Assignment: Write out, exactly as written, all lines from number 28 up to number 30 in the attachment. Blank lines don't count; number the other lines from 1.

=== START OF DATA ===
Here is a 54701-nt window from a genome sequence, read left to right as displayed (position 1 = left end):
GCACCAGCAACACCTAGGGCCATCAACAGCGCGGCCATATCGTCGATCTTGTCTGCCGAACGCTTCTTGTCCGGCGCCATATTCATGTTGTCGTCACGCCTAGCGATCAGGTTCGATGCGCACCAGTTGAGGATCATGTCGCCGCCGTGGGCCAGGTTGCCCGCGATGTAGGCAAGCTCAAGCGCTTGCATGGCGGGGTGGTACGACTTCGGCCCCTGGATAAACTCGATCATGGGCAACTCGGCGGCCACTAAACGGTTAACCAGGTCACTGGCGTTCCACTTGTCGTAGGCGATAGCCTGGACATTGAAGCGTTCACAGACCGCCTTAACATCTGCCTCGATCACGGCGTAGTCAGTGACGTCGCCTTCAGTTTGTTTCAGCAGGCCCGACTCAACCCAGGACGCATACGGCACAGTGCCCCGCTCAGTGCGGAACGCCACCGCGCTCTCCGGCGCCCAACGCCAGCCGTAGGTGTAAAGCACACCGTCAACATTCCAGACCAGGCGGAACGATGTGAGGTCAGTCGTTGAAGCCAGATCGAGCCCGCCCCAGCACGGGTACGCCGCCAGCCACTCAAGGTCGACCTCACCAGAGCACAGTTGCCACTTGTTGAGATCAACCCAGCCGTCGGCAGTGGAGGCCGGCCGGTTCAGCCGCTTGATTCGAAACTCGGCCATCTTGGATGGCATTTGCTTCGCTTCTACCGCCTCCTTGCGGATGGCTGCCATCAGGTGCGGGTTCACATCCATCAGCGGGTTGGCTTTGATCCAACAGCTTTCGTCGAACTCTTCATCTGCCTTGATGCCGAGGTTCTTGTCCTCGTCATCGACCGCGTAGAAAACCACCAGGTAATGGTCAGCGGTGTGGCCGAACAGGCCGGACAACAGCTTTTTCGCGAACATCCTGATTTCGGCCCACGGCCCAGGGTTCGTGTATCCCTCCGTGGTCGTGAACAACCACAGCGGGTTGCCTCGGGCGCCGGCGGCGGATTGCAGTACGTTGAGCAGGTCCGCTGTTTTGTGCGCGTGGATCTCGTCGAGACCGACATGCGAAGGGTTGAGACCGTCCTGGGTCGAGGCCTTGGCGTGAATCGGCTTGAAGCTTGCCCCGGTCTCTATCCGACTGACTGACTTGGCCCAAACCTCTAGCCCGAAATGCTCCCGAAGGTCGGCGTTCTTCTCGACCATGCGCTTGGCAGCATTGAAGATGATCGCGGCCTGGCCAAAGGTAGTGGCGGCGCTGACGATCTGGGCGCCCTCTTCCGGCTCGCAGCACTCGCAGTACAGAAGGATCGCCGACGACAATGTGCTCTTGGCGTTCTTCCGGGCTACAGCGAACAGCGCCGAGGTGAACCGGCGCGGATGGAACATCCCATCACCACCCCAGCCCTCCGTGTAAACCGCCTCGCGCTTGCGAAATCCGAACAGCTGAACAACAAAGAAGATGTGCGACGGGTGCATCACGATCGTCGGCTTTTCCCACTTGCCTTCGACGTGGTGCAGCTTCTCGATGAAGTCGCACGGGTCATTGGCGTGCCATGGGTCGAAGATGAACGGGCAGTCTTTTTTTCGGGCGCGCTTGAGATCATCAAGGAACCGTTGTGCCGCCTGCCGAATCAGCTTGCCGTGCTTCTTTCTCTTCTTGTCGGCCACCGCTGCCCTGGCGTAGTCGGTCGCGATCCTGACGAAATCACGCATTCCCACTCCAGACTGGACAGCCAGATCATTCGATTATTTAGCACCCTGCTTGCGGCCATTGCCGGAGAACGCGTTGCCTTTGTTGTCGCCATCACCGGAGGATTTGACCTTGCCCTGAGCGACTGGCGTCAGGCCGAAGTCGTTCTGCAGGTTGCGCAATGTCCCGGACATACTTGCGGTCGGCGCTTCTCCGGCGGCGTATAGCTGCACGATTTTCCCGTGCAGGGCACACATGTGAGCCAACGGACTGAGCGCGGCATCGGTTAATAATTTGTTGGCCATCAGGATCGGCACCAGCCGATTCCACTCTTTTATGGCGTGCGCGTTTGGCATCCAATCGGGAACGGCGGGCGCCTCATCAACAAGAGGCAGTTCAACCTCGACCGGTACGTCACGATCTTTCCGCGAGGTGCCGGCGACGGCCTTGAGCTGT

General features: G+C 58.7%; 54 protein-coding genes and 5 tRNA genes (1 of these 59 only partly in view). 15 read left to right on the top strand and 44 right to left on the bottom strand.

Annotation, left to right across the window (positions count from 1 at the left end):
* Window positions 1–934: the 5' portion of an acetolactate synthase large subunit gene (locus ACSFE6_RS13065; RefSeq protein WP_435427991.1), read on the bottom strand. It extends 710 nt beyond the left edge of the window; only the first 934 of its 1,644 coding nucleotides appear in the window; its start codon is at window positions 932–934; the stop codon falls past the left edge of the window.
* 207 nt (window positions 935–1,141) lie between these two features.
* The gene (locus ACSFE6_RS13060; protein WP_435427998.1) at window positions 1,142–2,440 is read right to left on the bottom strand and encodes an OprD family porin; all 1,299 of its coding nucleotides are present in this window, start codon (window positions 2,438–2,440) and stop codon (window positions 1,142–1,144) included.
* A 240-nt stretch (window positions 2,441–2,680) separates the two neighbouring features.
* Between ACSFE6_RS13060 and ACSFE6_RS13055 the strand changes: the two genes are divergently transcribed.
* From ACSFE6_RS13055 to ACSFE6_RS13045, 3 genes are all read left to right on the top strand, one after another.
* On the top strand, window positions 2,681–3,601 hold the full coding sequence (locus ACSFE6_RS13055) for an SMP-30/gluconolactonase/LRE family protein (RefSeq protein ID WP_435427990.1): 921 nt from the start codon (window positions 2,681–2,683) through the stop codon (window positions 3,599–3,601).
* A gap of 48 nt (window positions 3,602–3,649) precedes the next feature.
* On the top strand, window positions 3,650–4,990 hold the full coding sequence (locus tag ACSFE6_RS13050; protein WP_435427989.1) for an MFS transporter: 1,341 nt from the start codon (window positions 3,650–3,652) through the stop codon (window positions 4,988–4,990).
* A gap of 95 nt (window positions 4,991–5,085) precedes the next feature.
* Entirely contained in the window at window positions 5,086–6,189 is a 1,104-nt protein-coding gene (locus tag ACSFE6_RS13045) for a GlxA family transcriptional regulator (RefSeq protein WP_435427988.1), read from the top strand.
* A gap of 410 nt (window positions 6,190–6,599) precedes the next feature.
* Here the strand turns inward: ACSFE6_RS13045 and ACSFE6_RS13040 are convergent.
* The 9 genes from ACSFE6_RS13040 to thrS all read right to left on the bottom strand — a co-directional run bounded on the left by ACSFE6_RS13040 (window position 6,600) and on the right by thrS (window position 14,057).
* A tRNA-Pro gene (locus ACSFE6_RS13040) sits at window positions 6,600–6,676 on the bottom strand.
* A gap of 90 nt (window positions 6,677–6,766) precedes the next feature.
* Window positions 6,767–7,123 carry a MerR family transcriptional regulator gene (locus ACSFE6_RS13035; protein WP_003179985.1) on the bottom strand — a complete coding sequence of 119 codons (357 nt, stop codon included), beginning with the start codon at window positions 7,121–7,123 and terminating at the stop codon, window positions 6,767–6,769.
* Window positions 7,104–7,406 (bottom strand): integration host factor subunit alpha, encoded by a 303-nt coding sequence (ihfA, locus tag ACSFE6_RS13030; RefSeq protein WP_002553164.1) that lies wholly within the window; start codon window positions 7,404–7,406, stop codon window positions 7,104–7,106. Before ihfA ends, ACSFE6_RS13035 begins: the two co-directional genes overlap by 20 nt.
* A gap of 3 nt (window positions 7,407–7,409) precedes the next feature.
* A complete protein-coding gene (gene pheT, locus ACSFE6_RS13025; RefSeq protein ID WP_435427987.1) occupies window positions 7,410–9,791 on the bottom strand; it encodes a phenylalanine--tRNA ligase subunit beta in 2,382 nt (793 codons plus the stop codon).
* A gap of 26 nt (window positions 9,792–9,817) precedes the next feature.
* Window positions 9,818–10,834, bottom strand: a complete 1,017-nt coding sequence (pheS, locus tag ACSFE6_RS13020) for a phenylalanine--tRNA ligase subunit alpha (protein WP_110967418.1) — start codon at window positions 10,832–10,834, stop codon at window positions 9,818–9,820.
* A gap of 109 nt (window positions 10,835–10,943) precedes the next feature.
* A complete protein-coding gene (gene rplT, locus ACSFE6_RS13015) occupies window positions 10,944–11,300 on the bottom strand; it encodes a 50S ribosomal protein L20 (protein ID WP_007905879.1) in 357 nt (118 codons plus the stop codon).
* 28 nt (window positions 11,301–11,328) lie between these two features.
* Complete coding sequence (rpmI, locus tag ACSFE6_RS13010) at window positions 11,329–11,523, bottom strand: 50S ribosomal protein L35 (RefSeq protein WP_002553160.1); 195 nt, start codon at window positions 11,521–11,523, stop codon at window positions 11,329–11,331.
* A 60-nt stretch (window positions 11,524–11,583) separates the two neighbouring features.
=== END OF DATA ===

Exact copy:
* A complete protein-coding gene (gene rplT, locus ACSFE6_RS13015) occupies window positions 10,944–11,300 on the bottom strand; it encodes a 50S ribosomal protein L20 (protein ID WP_007905879.1) in 357 nt (118 codons plus the stop codon).
* 28 nt (window positions 11,301–11,328) lie between these two features.
* Complete coding sequence (rpmI, locus tag ACSFE6_RS13010) at window positions 11,329–11,523, bottom strand: 50S ribosomal protein L35 (RefSeq protein WP_002553160.1); 195 nt, start codon at window positions 11,521–11,523, stop codon at window positions 11,329–11,331.